The Courier News from Blytheville, Arkansas on May 3, 1950 · Page 3
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The Courier News from Blytheville, Arkansas · Page 3

Blytheville, Arkansas
Issue Date:
Wednesday, May 3, 1950
Page 3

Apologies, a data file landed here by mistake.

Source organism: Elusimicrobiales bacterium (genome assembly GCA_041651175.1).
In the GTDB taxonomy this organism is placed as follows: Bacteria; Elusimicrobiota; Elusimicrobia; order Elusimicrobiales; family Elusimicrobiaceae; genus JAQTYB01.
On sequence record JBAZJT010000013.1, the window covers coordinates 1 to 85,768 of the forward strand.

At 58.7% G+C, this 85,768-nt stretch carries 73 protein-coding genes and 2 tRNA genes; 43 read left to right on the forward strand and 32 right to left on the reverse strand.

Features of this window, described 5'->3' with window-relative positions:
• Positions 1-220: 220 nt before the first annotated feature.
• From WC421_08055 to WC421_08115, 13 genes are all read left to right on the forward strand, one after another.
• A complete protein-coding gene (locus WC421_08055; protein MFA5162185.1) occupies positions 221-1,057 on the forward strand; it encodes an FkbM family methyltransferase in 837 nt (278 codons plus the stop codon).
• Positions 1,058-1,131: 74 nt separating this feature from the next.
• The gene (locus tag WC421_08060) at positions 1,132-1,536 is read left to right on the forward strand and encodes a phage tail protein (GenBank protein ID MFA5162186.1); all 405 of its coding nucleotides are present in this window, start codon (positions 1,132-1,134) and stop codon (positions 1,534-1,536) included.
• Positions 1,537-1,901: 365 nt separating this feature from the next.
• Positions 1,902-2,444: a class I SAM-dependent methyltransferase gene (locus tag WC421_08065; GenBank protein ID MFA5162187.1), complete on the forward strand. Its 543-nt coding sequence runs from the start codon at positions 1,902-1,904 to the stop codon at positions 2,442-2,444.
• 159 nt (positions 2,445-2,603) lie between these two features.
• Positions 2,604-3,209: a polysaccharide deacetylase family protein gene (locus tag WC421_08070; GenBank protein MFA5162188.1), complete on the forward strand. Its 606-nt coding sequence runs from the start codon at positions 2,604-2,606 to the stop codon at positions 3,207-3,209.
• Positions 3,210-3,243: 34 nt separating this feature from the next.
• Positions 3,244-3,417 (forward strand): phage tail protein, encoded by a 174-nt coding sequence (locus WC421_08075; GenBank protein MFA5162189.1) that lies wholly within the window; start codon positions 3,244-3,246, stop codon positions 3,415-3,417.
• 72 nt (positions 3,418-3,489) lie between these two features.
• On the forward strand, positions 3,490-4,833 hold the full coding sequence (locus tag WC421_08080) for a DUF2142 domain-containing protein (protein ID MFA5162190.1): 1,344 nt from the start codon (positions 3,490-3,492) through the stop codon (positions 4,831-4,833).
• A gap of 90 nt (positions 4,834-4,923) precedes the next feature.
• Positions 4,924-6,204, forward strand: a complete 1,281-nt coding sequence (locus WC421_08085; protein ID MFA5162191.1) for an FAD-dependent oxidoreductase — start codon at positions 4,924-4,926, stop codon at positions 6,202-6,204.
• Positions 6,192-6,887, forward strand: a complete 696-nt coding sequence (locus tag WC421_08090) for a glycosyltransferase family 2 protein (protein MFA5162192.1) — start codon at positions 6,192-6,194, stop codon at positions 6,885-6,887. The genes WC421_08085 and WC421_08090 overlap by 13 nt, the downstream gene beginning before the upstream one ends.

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WEDNESDAY, MAY 8, 1950 BLHHM1LTJE (ARK.) COURIER WEW8 PA« HAL lOYLE'S COLUMN Columnist Sees Sadness in Fall Of Stately Old Douglas Firs VALSETZ, Ore. (AP)—It Is • »adget a kind of forest, guilt oomplc great and stirring sight to see tree die. It gives you « lonely feeling «s it you were watching God or your father or something else you revered go down in solitary protest. On a high hill here in the coastal mountain range 1 watched two sky reaching Douglas lira sawed down within a half hour, and H was like seeing the death of old Stood for Century Each had stood for a century or so before the white man came, to blisht these eternally rain-wel mountains with his wish for wood his desire for shelter. These tremendous fir trees (ana they are tremendous) are stra like American people. They are erer.t advocates of free enterprise they reach for the life sivin -- curity of the sun. They will fight like unholv devil Ir.r sunshine, which to them 1 we-lth and prosperity, They vvi sro'.v like mad to gel ii. But if the \f£? ii they sicken and give ui Thev simply won't live in anolhf tree's shade as the hyena hcmloc is "Isd to do. But the ones that win nul in th competitive sra.sp for snlar-praspei Ity, (he ones th^t crowd out II weaker trees, are more be.Hliif (h»n fair women, more lowcrii than stron? men. Grown 400 Years Sune have grown for 403 years more and shoot 250 to 300 fe=t into thR air in green needled slender. proof that stanrilr? still cnn be as heiehtening sometimes as travel Is sumx>pcd to be broadening. Well, there they stood ihc I wo trees T am talking about, two trees wet at the foot and dry at the top, I trees In a virgin forest, and h still livine. And three men i old as Shakespeare, but trip, came and assaulted them as I watched, a guest In the lumber camn. The men who cut down .lie two trees were paid $2S to S30 a day tr, do so. They wore metal helmets liVe nature was at war with them, as it was. " Two men currying a portable saw approached the trees and made incisions as precise as a sureeon performing an appendectomy. Then the third man had to pet down to the decisive muscle, the thin? man always has lo return to. "He Took an Ax" He took an ax and made a deep niche In 'the saw scar behind the wnv they wanted Ihe tree to fall, that Is. he was the west wind if they wanted the tree to fall east. He put a wedge in the west wound, and bv sledpe blows he drove it in with the forces of pointed steel and flexing flesh. This tiny 8-foot figure at the in 1888. bsise told the srcat. tree the dircc- i In which it must die.. •e was a sudden crack, a shudder clear through the tall stem, and then it began lo fall. It went down with a whispering surprise, a shower of broken greenery, and came to earth with * peat and final groan. It, shook any listening heart, loggers ran for shelter The flying branches thrown . off by a falling tree are known to ; to them as "widow makers." They ' can telescope a skull. j All for a Honse I An odd thing about these men ; who make their living out of kill- In?, trees- their deferxse is that, one Jlaln Douglas tir can make a six room house—is the feeling they have for what they destroy. They Portageville News By Mr«. Raymond Toombs rtmn 12* i "I guess nothing In the world that f« lived so long fcs killed so Quick" lumber camp superintendent said, knew that with all his we»p„, for .survival he wouldn't live •i long as the thing hi* men cut own. But there is one difference be- ween the death of men and trees. A big tree dies with more dignity, ighlhg in « forest, th»n men do asping in » hospltirt Jystander Takes Seating in Cor Caught by Cops DETROIT. May 3. </!>>—The In nocent bystander—this timp he wa driving a car—takes the rap asaii Maurice. .1. JTHacne, 23, cruise along happily in his shiny new ear. The sun shone brightly and In a few days more he would be married. SlKiil.'iily. z-z-ing. a bullet whipped into his front seat, D'Hacne was caught in a cops and robbers-chase. He braked his car to the roadside ami stepped out with his hands held hiph. The* pursuing officers, who had been chasing a stolen car, rammed their patrol car into the side of the new car. It took D'Haene five minutes to explain that the car was his. Then the officers apologized and helped unhook the two vehicles. But D"Haene said that Macomb County Prosecutor Fred Nicholson told him any damage claims would lie denied because "the officers were performing their duty." So now the prospective bridegroom will have to have the car repaired him«-lf. And he wonders if it will be ready in time for the wedding Hnlth «»» Meeiln* Members of the County Health Council met April 25 in the Shannon Theater to »dopt « constitution nd by-laws. The seven-member board of oi- ectors was n»med »s follows: Dr. Harry Carter, Portageville; Harvey Judd, Gideon; Dr. John Kil!»n, Portageville; Dr. E. E. Jones, jilbmirn; Mrs. I>6 Hedgepath-, Don Brewer, Risco; and Mrs. Beji- nie Leonberger. I.llbourn. The board was scheduled to meet this week to elect permanent officers. Garden Cluh Has Show The PortaBCVille Oarden Club sponsored H flower arrangement demonstration Saturday In the recreation room of the Methodist Church with Mrs. J. E, Stafford of St. Louis Instructing. Mrs. Stafford holds a national certificate from the (Lower arranging schools and served as divisional chairman of the Greater St. Louis flower show last year. The Portageville flower show will be held May 4, Raster Seal Sales Itcsutf.s Mrs. Harvey Carter, Easter Sea sale chairman, has reported that S32.10 will be turned over to the county chairman, Mrs. Hartsel Kimes, from the sale of Raster Seals in Port.igevllle. The sixth nnrl tenth *r«d»« »f the public schools led in sales. Kocial Notes Mary Jean Fisher, daughter »f Mr. and Mrs. Robert Laudon Fisher of Marston, celebrated her sixth birthday Sunday with > dinner. Mrs. W. C. Thompson entertained the Merry Matrons bridge club last Wednesday in her home. Honors went lo Mrs. J. II. Woricman, Mrs. Lee Peerson. Mrs. C. C. Fuller, Mrs. Arthur Drerup and Mrs. W. C. Thompson. Mr. and Mrs. Chester Furgcrson entertained members of the Town aurt Country Club Sunday, Mrs. H. E. Patlerson entertained t!ie Tuesday afternoon bridge club last week. Honors went to Mrs. Nell Smalley and Miss Stella DeLlsle. Mr.s, Motidy Richardson and Mrs. Douatd Rone won Tuesday when Mrs, Hryon DeUsle enter t«ln*d her bridge club. Mrs. Ruby Saporlta was surprised Saturday afternoon when the Church o( Oort Missionary Society honored tier witli a birthday party. Mrs. Ram Avery was hostess to members of (tic Thursday night bridge club when pri/cs went to Mrs. Gene Wilson nml Mrs. Russell Thorncll. Honors were won bv Mrs. T. A. Lee, Mrs. Gertrude Wllliford and Miss Stella Del.Isle last Wednesday when Mrs. Lee entertained .her bridge club. Members r>[ the Junior Garden club visited the flower gardens nt the homes of Lee Mostly, Ben Segal. Mrs. A. A. necdsr and Guy ! DeLisle. Mrs. I,. B. Wllloy entertained with a dinner Sunday in honor of her husband's bhitiday. Lottery Sa/ei Course MEXICO am. May 3. (f>— Mexico's lottery ticket sellers are going to learn salesmanship. The old people, children and cripples who sell tickets will be taught how lo do it without annoy- the customer. The ticket sellers Most Nevada rivers [low into desert sings with no outlet. Refresh, .. add zest to the hour ifc Jive to i blwfc hi ttt* *rwm- town section. Hie national lottery, which win hold the salesmanship clauM, s»l* the sellers would aso b4 taught "elementary hygiene." One fourth of New York City 1 * water comes from the Croton River. memo: to Graduates Woodpeckers Peck Holes in Windmill POMONA. Woodpeckers Calif.. May 3. are fighting wind machine in an orange grove here, and so far it's cost Mr. and Mrs. Eugene Smart $300 in damages. Flocks of the birds have borer! Tour large holes through both blades, throwing them off balance. The machine is used to circulate air and protect the trees from frost. Turning oh the motor doesn't daunt the birds, either. They nlway.s return to resume the battle' after the machine si ops. The woodpeckers don't bother the orange * tree lunch refreshed The first, photo-electric. cfiH, forerunner of television, was developed Television tubes now range In size from 3 inches -,-to .10" inche diameter. Engineers say thej /fsk Jot' it fitftrt' t(Y7V . .. both traffc-imirks mean th< same lhin% IOTTLED UNDE* ftUTHOKITY OF THE COCA-COLA COMfAHY it COCA-COLA BOTTLING CO. OF BLYTHEYILLE Q 1950, lh» Coco-CoJa Con . can even be made larger. Guaranteed Fishing Worm Getter Pour a little EARLY BIRD whr,rr worms are— on rich, damp Miltin rier larpe rncks, bnarris, elc- Worms rrnwl to surface In a frw minutes. Doesn't hurt worms. Saves money, limp, work, also from running out nf wnrms on trips. Fun to iisn. 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For A.C. current. $1 DOWN* Re»«rve» your Eleclric Blanktl DELCIN 1.25 Weekly ^&m$i£ $55.0O in |>opiilaj round case »ly!t. . . far Accuracy fjS^Sj*^ . ._rf..-T«ffilS Hi.hly Inil.ionrrl 17 TV l.use. Sinkc chain bracelet. F.l^in High curved crystal . . . for Always •• -,,-=:;;r.aas3&«te*' $71. rkei IrKlud. fcdiral To. $71.50 rr\'5t*l Snake l»ra(rclcL PAY AS LITTLE AS Ho Exfra Charge for Credi'f A WEEK Other Elgini a* tow at $29.75 tnl Uriiil'iis . . . IliaiiuiaJs :iifi \\m MAIV ST STORES IN HYTHEVlUt. MtMPHIS AND DYM«8URO